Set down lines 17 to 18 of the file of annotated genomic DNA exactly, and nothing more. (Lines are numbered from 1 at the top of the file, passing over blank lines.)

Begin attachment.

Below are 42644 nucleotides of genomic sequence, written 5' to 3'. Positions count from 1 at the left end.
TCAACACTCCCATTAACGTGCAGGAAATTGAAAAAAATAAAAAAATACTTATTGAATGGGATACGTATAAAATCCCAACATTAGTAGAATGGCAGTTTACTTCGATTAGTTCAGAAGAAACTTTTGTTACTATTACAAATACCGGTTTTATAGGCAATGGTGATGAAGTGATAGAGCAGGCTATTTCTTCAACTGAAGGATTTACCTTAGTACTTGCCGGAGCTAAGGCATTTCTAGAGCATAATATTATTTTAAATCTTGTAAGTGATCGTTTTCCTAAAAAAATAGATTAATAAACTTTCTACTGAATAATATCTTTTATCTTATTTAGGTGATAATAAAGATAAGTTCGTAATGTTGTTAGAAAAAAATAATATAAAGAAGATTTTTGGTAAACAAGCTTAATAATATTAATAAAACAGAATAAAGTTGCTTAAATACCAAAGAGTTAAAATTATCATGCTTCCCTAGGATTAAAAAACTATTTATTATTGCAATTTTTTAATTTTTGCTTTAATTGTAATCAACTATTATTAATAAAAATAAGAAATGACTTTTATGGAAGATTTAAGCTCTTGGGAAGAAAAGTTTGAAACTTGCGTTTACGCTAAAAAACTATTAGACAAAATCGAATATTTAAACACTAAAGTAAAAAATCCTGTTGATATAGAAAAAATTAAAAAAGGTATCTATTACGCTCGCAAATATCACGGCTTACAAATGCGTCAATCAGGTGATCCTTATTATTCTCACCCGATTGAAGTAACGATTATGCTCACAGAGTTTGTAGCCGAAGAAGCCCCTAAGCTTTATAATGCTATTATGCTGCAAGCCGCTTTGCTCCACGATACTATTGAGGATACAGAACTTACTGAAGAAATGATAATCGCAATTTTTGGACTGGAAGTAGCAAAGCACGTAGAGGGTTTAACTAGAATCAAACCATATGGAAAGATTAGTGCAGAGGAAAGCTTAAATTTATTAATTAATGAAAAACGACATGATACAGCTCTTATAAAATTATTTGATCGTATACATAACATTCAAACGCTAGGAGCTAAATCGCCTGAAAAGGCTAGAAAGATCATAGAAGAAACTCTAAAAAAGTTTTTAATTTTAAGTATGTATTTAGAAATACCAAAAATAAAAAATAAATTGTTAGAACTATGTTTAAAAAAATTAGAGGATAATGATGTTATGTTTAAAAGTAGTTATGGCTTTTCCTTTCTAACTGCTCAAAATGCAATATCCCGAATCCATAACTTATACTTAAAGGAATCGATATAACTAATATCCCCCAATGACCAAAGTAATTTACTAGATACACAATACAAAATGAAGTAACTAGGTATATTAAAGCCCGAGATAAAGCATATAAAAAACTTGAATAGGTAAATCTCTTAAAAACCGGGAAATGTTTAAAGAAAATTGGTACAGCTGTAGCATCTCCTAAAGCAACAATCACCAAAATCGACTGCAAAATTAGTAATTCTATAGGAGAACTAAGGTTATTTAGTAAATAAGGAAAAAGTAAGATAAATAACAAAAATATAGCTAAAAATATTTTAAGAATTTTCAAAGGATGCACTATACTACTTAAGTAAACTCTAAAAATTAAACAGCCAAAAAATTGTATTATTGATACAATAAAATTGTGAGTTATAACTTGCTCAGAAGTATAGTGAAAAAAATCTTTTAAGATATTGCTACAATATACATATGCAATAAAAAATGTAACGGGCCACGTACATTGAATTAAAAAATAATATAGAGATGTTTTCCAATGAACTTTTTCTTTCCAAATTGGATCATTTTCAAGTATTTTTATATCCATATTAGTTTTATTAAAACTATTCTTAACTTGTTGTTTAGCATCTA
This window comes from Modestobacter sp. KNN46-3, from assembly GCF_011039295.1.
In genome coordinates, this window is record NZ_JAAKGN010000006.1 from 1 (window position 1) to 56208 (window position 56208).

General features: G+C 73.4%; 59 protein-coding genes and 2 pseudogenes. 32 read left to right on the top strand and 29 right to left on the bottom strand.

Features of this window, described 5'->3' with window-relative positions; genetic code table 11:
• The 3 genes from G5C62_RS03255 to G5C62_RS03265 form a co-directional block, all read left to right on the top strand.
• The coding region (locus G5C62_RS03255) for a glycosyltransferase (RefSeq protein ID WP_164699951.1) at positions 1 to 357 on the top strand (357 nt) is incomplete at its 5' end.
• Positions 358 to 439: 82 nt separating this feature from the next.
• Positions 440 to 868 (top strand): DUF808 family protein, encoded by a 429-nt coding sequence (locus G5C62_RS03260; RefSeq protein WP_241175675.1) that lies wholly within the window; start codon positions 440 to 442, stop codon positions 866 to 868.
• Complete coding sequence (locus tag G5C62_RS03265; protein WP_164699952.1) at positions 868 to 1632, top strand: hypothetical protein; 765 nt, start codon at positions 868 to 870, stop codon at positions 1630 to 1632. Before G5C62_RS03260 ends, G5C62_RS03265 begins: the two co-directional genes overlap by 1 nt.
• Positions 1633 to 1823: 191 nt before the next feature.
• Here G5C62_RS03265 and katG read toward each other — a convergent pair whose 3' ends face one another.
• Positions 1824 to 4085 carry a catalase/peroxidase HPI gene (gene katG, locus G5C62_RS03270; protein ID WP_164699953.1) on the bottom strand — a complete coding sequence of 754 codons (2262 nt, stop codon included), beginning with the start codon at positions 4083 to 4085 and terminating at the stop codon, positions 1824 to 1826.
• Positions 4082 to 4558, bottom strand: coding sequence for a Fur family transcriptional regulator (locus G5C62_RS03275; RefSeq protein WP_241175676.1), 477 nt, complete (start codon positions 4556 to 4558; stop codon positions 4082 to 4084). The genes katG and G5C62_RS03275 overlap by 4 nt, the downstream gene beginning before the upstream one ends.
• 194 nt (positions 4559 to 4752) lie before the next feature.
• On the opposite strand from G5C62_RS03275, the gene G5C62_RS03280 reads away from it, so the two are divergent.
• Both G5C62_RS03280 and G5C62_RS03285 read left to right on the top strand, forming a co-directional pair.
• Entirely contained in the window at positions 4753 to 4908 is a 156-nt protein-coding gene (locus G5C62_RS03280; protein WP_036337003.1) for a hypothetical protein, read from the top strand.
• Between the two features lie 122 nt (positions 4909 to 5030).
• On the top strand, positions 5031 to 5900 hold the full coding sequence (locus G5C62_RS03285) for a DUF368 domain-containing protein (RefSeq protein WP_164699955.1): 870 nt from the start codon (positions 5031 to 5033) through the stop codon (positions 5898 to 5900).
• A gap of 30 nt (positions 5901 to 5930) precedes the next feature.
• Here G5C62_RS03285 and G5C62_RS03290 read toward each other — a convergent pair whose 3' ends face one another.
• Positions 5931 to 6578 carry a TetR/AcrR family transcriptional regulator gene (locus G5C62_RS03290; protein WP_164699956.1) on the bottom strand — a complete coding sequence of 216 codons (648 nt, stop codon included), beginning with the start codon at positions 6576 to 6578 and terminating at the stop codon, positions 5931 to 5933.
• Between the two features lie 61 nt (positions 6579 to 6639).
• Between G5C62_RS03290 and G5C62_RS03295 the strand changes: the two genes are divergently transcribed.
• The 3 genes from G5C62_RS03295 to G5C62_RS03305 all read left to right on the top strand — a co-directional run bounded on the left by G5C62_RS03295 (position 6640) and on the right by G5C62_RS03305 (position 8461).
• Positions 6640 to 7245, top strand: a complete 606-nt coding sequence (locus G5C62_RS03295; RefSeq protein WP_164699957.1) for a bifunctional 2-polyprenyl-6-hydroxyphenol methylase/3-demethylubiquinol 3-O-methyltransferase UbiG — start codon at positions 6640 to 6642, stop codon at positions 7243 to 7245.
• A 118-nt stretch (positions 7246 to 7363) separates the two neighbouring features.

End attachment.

• On the opposite strand from G5C62_RS03275, the gene G5C62_RS03280 reads away from it, so the two are divergent.
• Both G5C62_RS03280 and G5C62_RS03285 read left to right on the top strand, forming a co-directional pair.